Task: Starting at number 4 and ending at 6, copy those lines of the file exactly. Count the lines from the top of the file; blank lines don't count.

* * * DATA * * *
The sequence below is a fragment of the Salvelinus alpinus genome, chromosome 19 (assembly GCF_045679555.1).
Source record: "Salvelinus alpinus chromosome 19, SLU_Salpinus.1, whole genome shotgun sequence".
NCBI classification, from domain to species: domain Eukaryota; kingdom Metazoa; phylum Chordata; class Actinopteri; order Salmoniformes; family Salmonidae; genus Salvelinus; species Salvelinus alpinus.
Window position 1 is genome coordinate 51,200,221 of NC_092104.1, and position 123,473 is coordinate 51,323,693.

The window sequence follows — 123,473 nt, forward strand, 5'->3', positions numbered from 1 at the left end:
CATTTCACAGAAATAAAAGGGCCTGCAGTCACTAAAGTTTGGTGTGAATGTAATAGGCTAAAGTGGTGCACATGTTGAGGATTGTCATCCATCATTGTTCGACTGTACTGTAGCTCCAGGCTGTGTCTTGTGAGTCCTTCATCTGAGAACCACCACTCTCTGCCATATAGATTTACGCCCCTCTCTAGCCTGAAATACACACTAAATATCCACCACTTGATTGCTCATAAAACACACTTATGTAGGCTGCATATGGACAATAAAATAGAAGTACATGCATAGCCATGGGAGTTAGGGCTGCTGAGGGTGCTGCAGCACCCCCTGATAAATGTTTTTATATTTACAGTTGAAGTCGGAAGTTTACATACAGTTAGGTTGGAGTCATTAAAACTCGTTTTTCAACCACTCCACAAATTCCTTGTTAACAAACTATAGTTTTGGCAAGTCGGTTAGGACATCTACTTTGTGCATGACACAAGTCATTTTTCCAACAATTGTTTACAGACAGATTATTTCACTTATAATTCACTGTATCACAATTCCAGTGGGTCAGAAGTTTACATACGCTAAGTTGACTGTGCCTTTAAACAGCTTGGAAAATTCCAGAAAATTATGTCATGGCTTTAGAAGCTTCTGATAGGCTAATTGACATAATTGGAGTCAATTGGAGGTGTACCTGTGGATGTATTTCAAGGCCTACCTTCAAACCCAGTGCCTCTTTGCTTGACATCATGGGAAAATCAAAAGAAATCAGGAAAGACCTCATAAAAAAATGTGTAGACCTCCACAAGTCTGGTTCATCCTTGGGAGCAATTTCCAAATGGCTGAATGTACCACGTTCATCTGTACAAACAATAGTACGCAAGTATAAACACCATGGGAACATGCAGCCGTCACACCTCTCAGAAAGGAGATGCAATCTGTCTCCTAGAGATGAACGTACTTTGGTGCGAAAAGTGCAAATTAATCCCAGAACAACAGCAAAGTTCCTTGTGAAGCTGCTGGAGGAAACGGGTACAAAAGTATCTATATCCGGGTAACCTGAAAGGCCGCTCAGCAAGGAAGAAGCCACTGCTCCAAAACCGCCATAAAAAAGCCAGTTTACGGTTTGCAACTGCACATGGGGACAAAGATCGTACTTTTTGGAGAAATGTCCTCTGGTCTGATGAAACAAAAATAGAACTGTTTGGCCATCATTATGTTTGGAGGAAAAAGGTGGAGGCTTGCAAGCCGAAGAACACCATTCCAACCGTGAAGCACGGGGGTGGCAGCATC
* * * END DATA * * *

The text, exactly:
Window position 1 is genome coordinate 51,200,221 of NC_092104.1, and position 123,473 is coordinate 51,323,693.

The window sequence follows — 123,473 nt, forward strand, 5'->3', positions numbered from 1 at the left end:
CATTTCACAGAAATAAAAGGGCCTGCAGTCACTAAAGTTTGGTGTGAATGTAATAGGCTAAAGTGGTGCACATGTTGAGGATTGTCATCCATCATTGTTCGACTGTACTGTAGCTCCAGGCTGTGTCTTGTGAGTCCTTCATCTGAGAACCACCACTCTCTGCCATATAGATTTACGCCCCTCTCTAGCCTGAAATACACACTAAATATCCACCACTTGATTGCTCATAAAACACACTTATGTAGGCTGCATATGGACAATAAAATAGAAGTACATGCATAGCCATGGGAGTTAGGGCTGCTGAGGGTGCTGCAGCACCCCCTGATAAATGTTTTTATATTTACAGTTGAAGTCGGAAGTTTACATACAGTTAGGTTGGAGTCATTAAAACTCGTTTTTCAACCACTCCACAAATTCCTTGTTAACAAACTATAGTTTTGGCAAGTCGGTTAGGACATCTACTTTGTGCATGACACAAGTCATTTTTCCAACAATTGTTTACAGACAGATTATTTCACTTATAATTCACTGTATCACAATTCCAGTGGGTCAGAAGTTTACATACGCTAAGTTGACTGTGCCTTTAAACAGCTTGGAAAATTCCAGAAAATTATGTCATGGCTTTAGAAGCTTCTGATAGGCTAATTGACATAATTGGAGTCAATTGGAGGTGTACCTGTGGATGTATTTCAAGGCCTACCTTCAAACCCAGTGCCTCTTTGCTTGACATCATGGGAAAATCAAAAGAAATCAGGAAAGACCTCATAAAAAAATGTGTAGACCTCCACAAGTCTGGTTCATCCTTGGGAGCAATTTCCAAATGGCTGAATGTACCACGTTCATCTGTACAAACAATAGTACGCAAGTATAAACACCATGGGAACATGCAGCCGTCACACCTCTCAGAAAGGAGATGCAATCTGTCTCCTAGAGATGAACGTACTTTGGTGCGAAAAGTGCAAATTAATCCCAGAACAACAGCAAAGTTCCTTGTGAAGCTGCTGGAGGAAACGGGTACAAAAGTATCTATATCCGGGTAACCTGAAAGGCCGCTCAGCAAGGAAGAAGCCACTGCTCCAAAACCGCCATAAAAAAGCCAGTTTACGGTTTGCAACTGCACATGGGGACAAAGATCGTACTTTTTGGAGAAATGTCCTCTGGTCTGATGAAACAAAAATAGAACTGTTTGGCCATCATTATGTTTGGAGGAAAAAGGTGGAGGCTTGCAAGCCGAAGAACACCATTCCAACCGTGAAGCACGGGGGTGGCAGCATC